Monday 19 December 2011

Equipment Watch: Launch Skates

The skates you see above are called Launch Skates. If you notice, there are two very distinct additions to the skate chassis that you can see. Those, readers, are high compression steel springs. What's the purpose of springs in skates, you ask? Well, that's what we're here for, and HBIC wants to take a look at this new innovation called Launch Skates.

First, let's get a little info on what these Launch Skates are all about. According to their website, "High compression steel springs are mounted in the front and back of the blade holder, allowing the blade to move up and down - utilizing kinetic energy and gravity as weight and motion are applied by the skater". That's pretty interesting, I'd say.

Getting science involved to make skaters faster by better utilizing the motions of the foot seems like a good idea. Nike, Adidas, Reebok, and others have been doing it with running shoes for decades, and the Nike Shox shoe is made to "absorb impact from heel strike while running" while springing back to add more power to the runner's stride. It sounds like the spring action idea is now being incorporated into skates!

The one thing that makes me a little leery about the testimonials and reports is that there are no names attached to the comments. I can understand why they can't name the NHL player since Launch Skates are not licensed by the NHL, but why not name the professional hockey instructor? Why not name the amateur hockey player and former Junior A player? Do they have some sort of contract with an endorsement deal that would prevent them from testing out the Launch Skates?

The gallery of images was pretty cool because of the Launch Skates prototypes. You can see that they used regular hockey skates to test the chassis, and that's pretty conclusive evidence that these chassis would at least work on hockey skates. There are no images of the skates being used on the ice, however, so I'm not all that certain that these skates actually work the way in terms of how they are presented. And no video? Anything that proves that these skates actually work in the manner that they are presented?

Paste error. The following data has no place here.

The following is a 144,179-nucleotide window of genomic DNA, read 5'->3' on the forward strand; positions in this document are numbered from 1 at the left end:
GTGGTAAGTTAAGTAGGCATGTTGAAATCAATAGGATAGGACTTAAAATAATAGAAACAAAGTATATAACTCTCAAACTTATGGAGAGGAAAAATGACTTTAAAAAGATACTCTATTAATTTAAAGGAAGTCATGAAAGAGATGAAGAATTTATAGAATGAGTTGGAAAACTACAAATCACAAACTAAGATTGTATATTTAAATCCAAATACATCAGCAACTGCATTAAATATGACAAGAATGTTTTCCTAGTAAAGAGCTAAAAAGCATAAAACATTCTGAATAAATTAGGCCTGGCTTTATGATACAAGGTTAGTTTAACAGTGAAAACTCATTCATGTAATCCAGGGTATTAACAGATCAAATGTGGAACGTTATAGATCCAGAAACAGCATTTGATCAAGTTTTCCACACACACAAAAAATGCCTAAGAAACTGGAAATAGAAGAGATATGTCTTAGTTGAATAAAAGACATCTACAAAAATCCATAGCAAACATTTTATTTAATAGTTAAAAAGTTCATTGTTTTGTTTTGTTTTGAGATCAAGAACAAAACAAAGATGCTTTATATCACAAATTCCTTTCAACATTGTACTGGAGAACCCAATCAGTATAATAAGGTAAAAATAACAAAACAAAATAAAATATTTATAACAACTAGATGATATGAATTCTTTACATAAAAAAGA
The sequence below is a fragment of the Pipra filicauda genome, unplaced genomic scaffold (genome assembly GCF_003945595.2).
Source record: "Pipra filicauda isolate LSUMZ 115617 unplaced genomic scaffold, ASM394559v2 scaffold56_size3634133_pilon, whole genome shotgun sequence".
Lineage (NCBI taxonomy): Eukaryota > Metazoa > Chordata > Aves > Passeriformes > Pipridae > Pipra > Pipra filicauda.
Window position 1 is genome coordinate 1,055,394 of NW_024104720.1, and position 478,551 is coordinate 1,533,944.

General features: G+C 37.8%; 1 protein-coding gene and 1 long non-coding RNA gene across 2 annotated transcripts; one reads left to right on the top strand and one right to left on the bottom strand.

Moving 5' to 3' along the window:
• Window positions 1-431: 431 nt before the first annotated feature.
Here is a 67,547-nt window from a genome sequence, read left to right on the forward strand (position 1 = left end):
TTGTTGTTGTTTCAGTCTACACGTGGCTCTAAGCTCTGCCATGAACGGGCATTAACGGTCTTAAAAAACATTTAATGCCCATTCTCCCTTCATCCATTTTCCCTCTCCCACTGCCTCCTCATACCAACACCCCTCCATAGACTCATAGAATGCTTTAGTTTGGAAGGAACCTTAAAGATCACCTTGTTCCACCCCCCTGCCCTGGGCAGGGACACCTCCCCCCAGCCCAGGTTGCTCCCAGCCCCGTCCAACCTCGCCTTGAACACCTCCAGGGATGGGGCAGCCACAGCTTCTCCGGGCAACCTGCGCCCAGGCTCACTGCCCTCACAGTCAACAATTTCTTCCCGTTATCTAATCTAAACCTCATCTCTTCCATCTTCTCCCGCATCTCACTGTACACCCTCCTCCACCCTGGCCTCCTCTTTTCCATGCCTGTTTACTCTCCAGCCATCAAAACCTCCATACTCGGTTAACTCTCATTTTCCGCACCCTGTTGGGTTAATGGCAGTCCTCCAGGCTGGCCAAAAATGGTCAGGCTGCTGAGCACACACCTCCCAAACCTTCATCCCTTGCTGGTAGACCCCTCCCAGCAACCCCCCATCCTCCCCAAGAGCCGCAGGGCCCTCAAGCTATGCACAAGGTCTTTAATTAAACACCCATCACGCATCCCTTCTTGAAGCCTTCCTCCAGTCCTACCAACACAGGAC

There is some contact info if you want to find out more, but it seems that the Launch Skates are still very early in the testing phase of development. The email sent to me by David Blois came from the email address on that page, so there definitely is someone checking that mailbox.

While I'm not going to rain on the parade thrown by Launch Skates, there needs to be some more concrete evidence shown on their site - video or pictures of players using the skates - about how these skates make a player faster and how the science works behind the suspension in the chassis. Naming some of the "testimonial" people would also bring instant credibility if these are recognized people, so that would be good as well.

Overall, the skates look promising, but I just want to see more concrete evidence that the skates work as the Launch Skates website claims they do.

Until next time, keep your sticks on the ice!

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